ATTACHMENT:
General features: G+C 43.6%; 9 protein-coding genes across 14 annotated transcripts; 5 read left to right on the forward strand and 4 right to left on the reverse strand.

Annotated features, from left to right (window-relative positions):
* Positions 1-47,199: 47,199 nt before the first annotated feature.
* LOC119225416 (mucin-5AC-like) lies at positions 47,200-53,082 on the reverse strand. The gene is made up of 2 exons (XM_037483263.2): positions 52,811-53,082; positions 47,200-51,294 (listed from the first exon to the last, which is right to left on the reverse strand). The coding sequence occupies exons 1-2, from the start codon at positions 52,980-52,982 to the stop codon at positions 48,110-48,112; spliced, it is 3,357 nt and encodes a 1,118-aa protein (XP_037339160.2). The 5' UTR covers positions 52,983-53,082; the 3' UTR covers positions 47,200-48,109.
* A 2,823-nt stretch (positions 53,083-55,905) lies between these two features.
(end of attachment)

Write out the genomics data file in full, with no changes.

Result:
General features: G+C 43.6%; 9 protein-coding genes across 14 annotated transcripts; 5 read left to right on the forward strand and 4 right to left on the reverse strand.

Annotated features, from left to right (window-relative positions):
* Positions 1-47,199: 47,199 nt before the first annotated feature.
* LOC119225416 (mucin-5AC-like) lies at positions 47,200-53,082 on the reverse strand. The gene is made up of 2 exons (XM_037483263.2): positions 52,811-53,082; positions 47,200-51,294 (listed from the first exon to the last, which is right to left on the reverse strand). The coding sequence occupies exons 1-2, from the start codon at positions 52,980-52,982 to the stop codon at positions 48,110-48,112; spliced, it is 3,357 nt and encodes a 1,118-aa protein (XP_037339160.2). The 5' UTR covers positions 52,983-53,082; the 3' UTR covers positions 47,200-48,109.
* A 2,823-nt stretch (positions 53,083-55,905) lies between these two features.